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At times, simple is best

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I’ve met a new first, a system that orders me to use a virgin password, unused for any other purpose

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From an airline magazine you expect bland copy at best and hype at worst, with enviable quantities of advertising, right? Air travel should come with a health warning to publishers of non-bland periodicals, ones with teeth.

Airline magazines drive such people to insane envy on beholding journalism make real livings, with gravy too, on only two ingredients. You just need a) a captive audience and b) no axe to grind or boat to rock.

But a few times I’ve had the feeling that Kulula’s in-flight journal, Kuluma, might be testing the edges, particularly its frontispiece, the chief executive’s column. I don’t mean calls to arms or heavy drama, but the last chap, Erik Venter, seemed on several occasions to leave me closing the journal thinking “geez, I never thought of that”.

On Tuesday I picked up July’s Kuluma and thought, as always, that Nguni linguists must grind their teeth. “Kuluma” should really be “Khuluma”, “talk”. Spelling it the other way is smart branding, partnering Kulula, but tantamount to spelling Talk as Tawk or Speak as Speek. It changes the pronunciation too, * -less “Kuluma” should properly come out as Guluma.

Opening it revealed a new chief executive, Wrenelle Stander, following Venter’s tradition and in a short essay on effectiveness giving me three new images.

One is FedEx battling to arrange a midnight switcheroo. It has numerous planes converge on a central airport to distribute thousands of parcels to the correct flight. This was chaos writ large, until someone said: let’s pay people by shift rather than by the hour. When their shift is done, home they go. What a case of the harder the problem, the easier the solution.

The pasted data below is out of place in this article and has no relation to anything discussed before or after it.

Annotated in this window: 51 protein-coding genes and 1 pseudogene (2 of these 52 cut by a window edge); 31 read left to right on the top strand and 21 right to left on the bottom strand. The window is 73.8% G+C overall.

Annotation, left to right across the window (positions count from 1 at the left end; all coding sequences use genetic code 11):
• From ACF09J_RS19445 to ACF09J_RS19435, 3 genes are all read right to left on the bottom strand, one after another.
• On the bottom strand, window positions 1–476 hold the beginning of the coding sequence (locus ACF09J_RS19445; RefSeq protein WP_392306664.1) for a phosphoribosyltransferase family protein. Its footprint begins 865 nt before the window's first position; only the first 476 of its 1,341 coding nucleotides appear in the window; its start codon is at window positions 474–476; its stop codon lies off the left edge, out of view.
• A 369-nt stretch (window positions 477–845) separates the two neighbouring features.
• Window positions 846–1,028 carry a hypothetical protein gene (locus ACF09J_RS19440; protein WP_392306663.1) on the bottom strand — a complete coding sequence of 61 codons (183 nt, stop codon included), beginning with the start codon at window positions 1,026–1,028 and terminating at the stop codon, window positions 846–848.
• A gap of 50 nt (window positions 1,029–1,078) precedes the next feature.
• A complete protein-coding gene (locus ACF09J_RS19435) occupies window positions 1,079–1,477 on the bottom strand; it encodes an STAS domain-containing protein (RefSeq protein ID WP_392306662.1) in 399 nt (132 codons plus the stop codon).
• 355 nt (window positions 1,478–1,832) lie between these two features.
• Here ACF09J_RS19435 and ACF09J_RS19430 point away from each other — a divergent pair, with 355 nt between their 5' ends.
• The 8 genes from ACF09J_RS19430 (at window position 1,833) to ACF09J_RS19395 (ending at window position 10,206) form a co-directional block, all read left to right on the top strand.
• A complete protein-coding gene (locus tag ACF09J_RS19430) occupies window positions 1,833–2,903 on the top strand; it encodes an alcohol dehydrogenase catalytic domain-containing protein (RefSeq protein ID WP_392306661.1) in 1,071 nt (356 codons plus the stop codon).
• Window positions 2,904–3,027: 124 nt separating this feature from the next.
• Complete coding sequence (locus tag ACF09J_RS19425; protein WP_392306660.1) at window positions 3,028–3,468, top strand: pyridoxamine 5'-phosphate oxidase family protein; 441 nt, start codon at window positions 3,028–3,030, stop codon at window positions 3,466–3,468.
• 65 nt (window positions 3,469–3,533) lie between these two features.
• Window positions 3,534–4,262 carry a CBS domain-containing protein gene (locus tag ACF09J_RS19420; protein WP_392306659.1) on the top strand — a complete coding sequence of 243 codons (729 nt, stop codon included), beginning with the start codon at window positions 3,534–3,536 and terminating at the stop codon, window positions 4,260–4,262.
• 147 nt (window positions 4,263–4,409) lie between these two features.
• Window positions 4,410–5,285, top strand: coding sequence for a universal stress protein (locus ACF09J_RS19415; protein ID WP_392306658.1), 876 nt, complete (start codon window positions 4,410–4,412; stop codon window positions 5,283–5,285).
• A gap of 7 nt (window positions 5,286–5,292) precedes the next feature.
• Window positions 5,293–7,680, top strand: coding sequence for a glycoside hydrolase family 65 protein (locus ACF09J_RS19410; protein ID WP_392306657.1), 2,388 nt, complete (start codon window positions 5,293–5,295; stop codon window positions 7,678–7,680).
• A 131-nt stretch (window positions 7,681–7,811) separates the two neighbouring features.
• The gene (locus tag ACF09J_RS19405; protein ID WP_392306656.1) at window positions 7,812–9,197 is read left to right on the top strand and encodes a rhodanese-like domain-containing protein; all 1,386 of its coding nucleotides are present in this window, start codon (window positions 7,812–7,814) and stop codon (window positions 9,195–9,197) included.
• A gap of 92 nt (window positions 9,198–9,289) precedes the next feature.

Thence to Wrenelle’s second image, or her writer’s – a campaign in colonial India to reduce the menace of venomous snakes. No worries, thought the Raj’s administrators, we’ll pay people to bring in dead cobras.

Which created an undercover cobra-breeding industry and many worries.

Best, Wrenelle’s coup de grace is here and now: she notes that long complicated internet passwords wreck their own objectives. People write their password out to remind themselves, and other people get to read it.

That’s me she’s talking about. I had one simple, cosy little password. I couldn’t get at all paranoid about it – no one on this planet wanted to abuse my access to Briggs & Stratton’s lawnmower advice, or dozens of applications for which my simple mind could see no need for a password in the first place.

I used my short cosy word – a childhood pet’s name – for everything. Never did a barrier spring up declaring Password Invalid. The world was admirably straightforward, until the password mense demanded minimum eight letters, then eight letters plus a numeral, then the eight letters had to include capitals.

Then punctuation marks too. Now if you try to shape your eight-letter dual-font punctuated numeric monstrosity in such a way that you have some hope of remembering it (or even, ambitiously, pronouncing it) an inanimate system will shriek at you: Weak Password!

I’ve met a new first, a system that orders me to use a virgin password, unused for any other purpose. Does this begin to get scary? A tad authoritarian? Would it know if you disobeyed it? How might it punish you?

Thanks, Wrenelle, for getting onto that case. How about you and your enterprising ghostwriter brightening our world and our in-flight reading even more, proceeding to an answer?